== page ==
Buying Bullion Keeps Getting Easier

By: Chip Hanlon | Wed, Jan 25, 2006
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While most investors seem satisfied using the shares of mining companies as high-beta substitutes for the metal, more and more individuals are becoming interested in owning some physical gold itself. Unfortunately, most investors don't know how best to buy and store the precious metal.

It used to be that investors would simply visit the corner coin shop to buy gold bullion, but finding a precious metals dealer who would stand by his quoted price in a volatile market wasn't always a sure thing. More importantly, there is a challenge faced by anyone wanting to buy more than a few one-ounce coins: storage. Unless one is comfortable burying gold in the backyard, there is always a cost in securely storing bullion.

Thankfully, products that combine the purchase and storage of physical gold have been improving dramatically, with one new entrant,, providing a particularly attractive alternative. Here's how such offerings have evolved:

Exchange-Traded Gold Choices

Many investors seem to think that the ability to purchase physical metal through an exchange-traded vehicle arrived only in late 2004 via GLD, the World Gold Council's ETF that holds gold bullion through intermediaries. Gold bugs know, however, that for nearly 20 years U.S. investors have had access to Canada's Central Fund (AMEX symbol: CEF).

While the Central Fund is similar to the upstart GLD in that it also holds gold bullion (and silver) in some form of allocated storage, unlike GLD it behaves like a traditional closed-end fund, sometimes trading at a big premium or discount to its own net asset value depending on whether gold is in or out of favor. When trading at a significant discount, this is an interesting stock to consider; today's premium of almost 10%, however, suggests gold can be had much more inexpensively elsewhere, certainly in GLD if looking only for an exchange-traded vehicle.

Where both of the above exchange-traded vehicles fall short, though, is in the area of convertibility. Part of the reason for buying a physical gold product is the potential to take delivery in the future. CEF offers no such convertibility and GLD only allows it for purchases of 100,000 shares - nearly a $5.5MM investment at today's prices.

Perhaps convenient for trading, the ETF products don't measure up as solutions for those who might wish to one day take hold of their shiny treasure.

Internet Offerings

A few web-based solutions combine the purchase and storage of bullion in a manner similar to the above ETF's, yet one has emerged to clearly stand out as the best overall online product: BullionVault.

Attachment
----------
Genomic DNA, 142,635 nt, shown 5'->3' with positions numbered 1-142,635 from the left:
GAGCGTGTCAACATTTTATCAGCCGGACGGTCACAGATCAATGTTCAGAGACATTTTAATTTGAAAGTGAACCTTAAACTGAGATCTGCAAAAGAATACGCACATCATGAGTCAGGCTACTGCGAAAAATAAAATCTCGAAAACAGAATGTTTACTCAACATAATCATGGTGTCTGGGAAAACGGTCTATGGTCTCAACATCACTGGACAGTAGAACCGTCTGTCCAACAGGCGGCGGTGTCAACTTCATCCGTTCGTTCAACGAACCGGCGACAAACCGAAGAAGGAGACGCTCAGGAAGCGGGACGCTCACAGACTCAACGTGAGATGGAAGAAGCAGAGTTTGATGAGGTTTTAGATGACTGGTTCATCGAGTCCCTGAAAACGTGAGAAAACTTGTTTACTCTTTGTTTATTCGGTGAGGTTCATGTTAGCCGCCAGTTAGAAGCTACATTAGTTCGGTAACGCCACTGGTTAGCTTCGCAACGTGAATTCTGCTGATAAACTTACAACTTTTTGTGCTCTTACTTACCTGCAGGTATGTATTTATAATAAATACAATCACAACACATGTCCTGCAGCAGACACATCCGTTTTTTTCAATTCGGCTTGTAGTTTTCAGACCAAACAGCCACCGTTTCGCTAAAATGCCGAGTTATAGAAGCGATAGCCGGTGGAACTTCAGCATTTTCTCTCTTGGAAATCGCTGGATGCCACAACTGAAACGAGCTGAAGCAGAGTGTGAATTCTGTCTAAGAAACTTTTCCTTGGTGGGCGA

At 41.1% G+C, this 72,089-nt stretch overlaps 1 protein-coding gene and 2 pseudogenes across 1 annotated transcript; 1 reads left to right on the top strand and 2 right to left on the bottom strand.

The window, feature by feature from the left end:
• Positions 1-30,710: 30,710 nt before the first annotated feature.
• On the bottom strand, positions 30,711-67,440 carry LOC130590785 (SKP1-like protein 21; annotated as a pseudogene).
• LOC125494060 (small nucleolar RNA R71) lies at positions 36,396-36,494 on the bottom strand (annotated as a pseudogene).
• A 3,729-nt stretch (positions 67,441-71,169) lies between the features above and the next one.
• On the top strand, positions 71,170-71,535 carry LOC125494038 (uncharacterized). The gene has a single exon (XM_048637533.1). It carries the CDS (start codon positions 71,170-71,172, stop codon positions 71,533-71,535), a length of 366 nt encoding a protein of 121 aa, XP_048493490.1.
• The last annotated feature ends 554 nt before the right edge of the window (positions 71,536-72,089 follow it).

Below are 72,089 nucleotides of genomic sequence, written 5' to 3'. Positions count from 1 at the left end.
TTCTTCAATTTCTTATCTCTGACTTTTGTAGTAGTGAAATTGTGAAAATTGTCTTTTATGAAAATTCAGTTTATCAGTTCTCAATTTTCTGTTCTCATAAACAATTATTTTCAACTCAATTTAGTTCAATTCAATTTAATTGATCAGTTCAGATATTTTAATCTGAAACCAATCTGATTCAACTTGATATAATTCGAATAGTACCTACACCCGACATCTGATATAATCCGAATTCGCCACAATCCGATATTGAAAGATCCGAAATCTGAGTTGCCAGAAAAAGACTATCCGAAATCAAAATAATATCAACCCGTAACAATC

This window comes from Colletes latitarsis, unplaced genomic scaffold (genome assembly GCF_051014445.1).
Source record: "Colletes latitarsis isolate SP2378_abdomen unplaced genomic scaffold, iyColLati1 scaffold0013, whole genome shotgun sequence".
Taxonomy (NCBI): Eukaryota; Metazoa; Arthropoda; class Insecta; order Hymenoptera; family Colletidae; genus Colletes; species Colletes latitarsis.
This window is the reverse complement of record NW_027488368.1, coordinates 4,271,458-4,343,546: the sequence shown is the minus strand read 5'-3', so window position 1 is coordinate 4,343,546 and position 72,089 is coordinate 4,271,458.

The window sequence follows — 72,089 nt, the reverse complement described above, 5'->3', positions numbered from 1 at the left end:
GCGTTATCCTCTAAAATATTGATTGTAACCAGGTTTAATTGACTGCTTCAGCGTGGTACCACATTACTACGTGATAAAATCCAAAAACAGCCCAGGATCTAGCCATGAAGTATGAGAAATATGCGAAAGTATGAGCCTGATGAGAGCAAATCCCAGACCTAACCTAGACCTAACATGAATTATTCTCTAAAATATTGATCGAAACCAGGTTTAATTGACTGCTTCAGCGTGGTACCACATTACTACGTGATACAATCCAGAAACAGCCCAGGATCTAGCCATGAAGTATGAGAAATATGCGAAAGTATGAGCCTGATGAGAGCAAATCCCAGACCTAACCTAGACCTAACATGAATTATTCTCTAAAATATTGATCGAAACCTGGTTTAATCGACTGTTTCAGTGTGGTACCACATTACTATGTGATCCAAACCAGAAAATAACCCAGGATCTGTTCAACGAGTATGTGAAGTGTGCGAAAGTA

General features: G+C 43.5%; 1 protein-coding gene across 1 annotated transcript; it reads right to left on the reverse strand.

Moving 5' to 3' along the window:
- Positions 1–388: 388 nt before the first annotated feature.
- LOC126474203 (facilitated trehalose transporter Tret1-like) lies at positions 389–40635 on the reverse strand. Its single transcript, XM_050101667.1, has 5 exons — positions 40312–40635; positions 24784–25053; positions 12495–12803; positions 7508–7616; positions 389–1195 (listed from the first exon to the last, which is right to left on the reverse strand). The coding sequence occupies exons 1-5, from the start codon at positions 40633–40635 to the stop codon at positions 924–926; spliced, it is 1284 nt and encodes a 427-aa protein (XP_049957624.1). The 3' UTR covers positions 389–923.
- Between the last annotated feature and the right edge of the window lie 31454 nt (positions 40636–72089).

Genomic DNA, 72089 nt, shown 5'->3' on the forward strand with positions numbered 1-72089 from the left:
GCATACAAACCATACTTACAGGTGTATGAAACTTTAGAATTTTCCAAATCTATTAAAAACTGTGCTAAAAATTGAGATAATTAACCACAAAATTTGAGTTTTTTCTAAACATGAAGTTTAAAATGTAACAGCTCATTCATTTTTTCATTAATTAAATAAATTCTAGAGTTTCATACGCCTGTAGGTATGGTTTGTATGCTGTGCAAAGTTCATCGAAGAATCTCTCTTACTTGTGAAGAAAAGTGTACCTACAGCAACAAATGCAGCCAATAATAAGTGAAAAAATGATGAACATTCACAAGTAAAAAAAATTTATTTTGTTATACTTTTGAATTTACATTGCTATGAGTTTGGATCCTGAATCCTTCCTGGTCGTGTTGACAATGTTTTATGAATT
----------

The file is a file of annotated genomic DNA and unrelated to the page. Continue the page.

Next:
And don't just take my word for it. In a recent email to readers, one writer at the acclaimed Agora Publishing called it, "...the most exciting development in the gold market I've ever witnessed." That same writer went on to say, "Bullion Vault enables you to trade the purest gold at the tiniest spreads - with no delivery charges, minimal insurance fees, and storage costs to make your local bank blush." High praise, indeed.

Like its competitors, a simple online application also opens your account. Here, however, fees are wafer thin - the maximum sales charge is only .8% - eight-tenths of one percent - with significant discounts beginning at only $30,000 invested. To highlight the contrast: the lowest fees of BV's closest competitor are greater than the highest rate charged by Bullion Vault! Further, there is no minimum dollar amount to open an account and gold can be fabricated and delivered for a fee to investors of all sizes.

How can Bullion Vault afford to charge so little? It has to do with its mission: to become a deep, round-the-clock market for physical gold trading. With such low fees, it explicitly intends to serve as a market for active traders of bullion, to the great cost benefit of the long-term investor. Bids and offers, which are visible at all times on the company's website, are placed there by Bullion Vault clients (and quoted prices are "firm"). The result has been increasingly tight spreads (often less than $1, which is unreal), lowering the cost of acquisition.

Indeed, when I first looked at Bullion Vault a year ago I was immediately put off by trading spreads you could drive a truck through. When I re-discovered the product late last year, I was amazed to see the dramatic tightening of those spreads, a direct result of increased liquidity that has materialized from its dramatic growth. Haven't heard much about it yet? You will.

Even those who only want trading exposure to gold without any desire to take possession should look beyond the exchange-traded GLD and its pricey .40% annual expense ratio. Bullion's Vault's annual fee for storage and insurance, by comparison, is only .12%, less than one-third that of GLD.

Despite the fact that physical gold products have become increasingly attractive in recent years, traders, investors and competitors alike will find a very tough act to follow.

*In looking for other ways to diversify some assets away from the U.S. Dollar, investors continue to show a high degree of interest in Canadian Royalty Trusts. We at Delta Global have exclusively commissioned an investor's guide by perhaps the leading expert on the sector, Roger Conrad, available for FREE here:


Chip Hanlon

Author: Chip Hanlon

Chip Hanlon
Delta Global Advisors

Currently the President of Delta Global Advisors and the founder of Green Faucet, Chip Hanlon is regularly featured in the national media for his global economic viewpoints and is a contributing writer for Real Money, the subscription service from Previously, Hanlon has served as the C.O.O. at Euro Pacific Capital, as the President of Unfunds, Inc., and as Vice President of Investments and Syndicate Manager with Sutro & Co.

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